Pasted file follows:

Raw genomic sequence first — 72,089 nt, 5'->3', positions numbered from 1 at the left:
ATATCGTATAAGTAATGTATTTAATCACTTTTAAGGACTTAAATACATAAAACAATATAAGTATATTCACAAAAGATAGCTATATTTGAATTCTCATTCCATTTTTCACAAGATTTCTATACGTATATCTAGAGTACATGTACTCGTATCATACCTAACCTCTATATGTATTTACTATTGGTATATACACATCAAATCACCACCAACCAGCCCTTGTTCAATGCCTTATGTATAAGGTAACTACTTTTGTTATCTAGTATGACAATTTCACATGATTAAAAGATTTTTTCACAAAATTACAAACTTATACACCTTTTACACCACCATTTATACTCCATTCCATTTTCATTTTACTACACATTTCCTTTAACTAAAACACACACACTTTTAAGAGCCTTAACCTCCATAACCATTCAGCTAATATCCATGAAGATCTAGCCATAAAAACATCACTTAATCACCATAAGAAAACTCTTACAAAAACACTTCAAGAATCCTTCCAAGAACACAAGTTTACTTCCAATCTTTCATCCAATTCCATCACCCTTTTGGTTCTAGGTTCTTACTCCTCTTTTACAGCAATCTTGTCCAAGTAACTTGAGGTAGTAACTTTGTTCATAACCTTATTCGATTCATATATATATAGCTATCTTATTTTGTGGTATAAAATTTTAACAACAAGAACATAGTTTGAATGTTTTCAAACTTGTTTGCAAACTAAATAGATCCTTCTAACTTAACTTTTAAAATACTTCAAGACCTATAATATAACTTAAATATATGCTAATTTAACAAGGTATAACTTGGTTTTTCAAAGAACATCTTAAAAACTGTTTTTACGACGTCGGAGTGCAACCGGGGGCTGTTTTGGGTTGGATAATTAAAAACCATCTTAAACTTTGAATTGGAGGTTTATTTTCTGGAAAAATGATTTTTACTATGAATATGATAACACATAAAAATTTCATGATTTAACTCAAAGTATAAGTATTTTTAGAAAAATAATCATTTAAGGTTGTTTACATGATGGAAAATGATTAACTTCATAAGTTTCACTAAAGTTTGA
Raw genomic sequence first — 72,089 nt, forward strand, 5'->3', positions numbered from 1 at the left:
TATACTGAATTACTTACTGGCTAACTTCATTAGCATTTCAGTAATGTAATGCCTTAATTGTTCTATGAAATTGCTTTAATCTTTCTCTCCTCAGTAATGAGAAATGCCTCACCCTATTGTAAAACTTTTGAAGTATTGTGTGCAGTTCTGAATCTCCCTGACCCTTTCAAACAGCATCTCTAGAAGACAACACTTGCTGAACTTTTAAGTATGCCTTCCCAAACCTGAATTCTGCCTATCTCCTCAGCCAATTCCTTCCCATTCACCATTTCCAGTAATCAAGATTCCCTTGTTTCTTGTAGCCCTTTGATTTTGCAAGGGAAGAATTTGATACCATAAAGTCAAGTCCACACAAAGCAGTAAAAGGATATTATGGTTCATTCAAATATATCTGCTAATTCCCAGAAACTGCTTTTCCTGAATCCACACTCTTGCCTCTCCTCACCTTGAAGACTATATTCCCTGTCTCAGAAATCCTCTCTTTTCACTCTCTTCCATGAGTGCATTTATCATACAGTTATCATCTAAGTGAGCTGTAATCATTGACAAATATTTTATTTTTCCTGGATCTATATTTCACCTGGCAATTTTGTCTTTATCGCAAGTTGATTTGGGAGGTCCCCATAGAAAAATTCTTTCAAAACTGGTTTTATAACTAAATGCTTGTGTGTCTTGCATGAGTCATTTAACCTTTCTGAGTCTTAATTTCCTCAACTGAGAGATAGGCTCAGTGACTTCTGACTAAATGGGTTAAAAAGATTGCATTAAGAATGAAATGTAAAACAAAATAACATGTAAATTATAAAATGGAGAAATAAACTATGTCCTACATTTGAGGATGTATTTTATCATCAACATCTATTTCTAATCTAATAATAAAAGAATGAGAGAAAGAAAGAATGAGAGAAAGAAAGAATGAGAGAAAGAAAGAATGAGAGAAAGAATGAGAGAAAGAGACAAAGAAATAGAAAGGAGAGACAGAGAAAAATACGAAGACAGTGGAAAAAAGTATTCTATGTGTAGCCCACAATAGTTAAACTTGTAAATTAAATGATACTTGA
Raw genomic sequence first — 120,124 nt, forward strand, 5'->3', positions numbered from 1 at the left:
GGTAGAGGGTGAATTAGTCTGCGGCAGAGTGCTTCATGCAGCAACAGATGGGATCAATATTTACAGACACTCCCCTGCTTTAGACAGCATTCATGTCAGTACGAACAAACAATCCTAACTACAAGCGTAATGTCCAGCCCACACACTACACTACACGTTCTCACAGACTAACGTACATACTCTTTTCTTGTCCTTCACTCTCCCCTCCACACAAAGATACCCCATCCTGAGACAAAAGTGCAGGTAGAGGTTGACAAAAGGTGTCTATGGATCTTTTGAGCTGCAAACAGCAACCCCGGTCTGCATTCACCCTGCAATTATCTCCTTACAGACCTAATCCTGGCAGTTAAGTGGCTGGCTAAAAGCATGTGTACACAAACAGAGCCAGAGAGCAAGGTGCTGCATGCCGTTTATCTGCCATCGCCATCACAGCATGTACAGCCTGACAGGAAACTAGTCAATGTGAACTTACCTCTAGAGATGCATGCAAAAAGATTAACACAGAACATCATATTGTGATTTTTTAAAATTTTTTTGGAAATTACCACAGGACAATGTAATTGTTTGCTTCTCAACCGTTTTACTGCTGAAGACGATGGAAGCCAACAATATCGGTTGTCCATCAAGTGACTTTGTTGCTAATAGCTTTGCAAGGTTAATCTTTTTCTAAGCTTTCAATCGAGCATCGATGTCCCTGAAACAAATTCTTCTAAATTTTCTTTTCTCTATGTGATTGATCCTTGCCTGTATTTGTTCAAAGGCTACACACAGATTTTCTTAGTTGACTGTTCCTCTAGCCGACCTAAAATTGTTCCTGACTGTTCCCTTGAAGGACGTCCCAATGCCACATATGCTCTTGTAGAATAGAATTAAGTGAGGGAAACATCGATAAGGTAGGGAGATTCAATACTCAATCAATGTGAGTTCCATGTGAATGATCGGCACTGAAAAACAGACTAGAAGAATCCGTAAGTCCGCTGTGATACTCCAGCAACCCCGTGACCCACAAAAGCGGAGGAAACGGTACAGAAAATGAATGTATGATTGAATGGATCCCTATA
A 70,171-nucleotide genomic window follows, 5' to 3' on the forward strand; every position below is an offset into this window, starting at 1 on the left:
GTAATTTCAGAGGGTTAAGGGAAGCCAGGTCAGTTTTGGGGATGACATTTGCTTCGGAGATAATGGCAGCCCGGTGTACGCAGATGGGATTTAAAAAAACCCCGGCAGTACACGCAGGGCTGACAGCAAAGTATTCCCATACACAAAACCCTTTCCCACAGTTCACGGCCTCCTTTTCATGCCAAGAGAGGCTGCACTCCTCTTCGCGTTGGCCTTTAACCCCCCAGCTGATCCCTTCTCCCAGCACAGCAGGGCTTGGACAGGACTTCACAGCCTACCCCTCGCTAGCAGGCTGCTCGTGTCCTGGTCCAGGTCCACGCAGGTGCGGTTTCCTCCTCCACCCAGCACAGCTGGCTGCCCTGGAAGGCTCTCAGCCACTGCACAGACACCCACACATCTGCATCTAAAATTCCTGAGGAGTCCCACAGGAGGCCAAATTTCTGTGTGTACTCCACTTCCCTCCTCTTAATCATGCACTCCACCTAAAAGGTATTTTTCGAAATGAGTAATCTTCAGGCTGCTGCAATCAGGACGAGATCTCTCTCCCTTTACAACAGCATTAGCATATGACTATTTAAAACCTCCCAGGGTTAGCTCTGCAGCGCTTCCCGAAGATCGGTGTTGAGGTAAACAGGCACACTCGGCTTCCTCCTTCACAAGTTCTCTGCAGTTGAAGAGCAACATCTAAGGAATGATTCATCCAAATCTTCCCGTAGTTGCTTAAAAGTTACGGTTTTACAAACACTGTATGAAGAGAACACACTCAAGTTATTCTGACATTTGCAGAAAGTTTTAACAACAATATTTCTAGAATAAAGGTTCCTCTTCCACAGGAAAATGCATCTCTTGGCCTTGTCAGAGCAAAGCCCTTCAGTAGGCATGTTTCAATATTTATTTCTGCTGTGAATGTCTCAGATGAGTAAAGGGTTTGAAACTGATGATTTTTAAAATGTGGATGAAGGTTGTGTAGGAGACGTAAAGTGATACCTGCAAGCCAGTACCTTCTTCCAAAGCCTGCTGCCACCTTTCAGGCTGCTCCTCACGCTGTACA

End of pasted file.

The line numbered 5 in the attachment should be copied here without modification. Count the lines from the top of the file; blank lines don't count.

Raw genomic sequence first — 120,124 nt, forward strand, 5'->3', positions numbered from 1 at the left: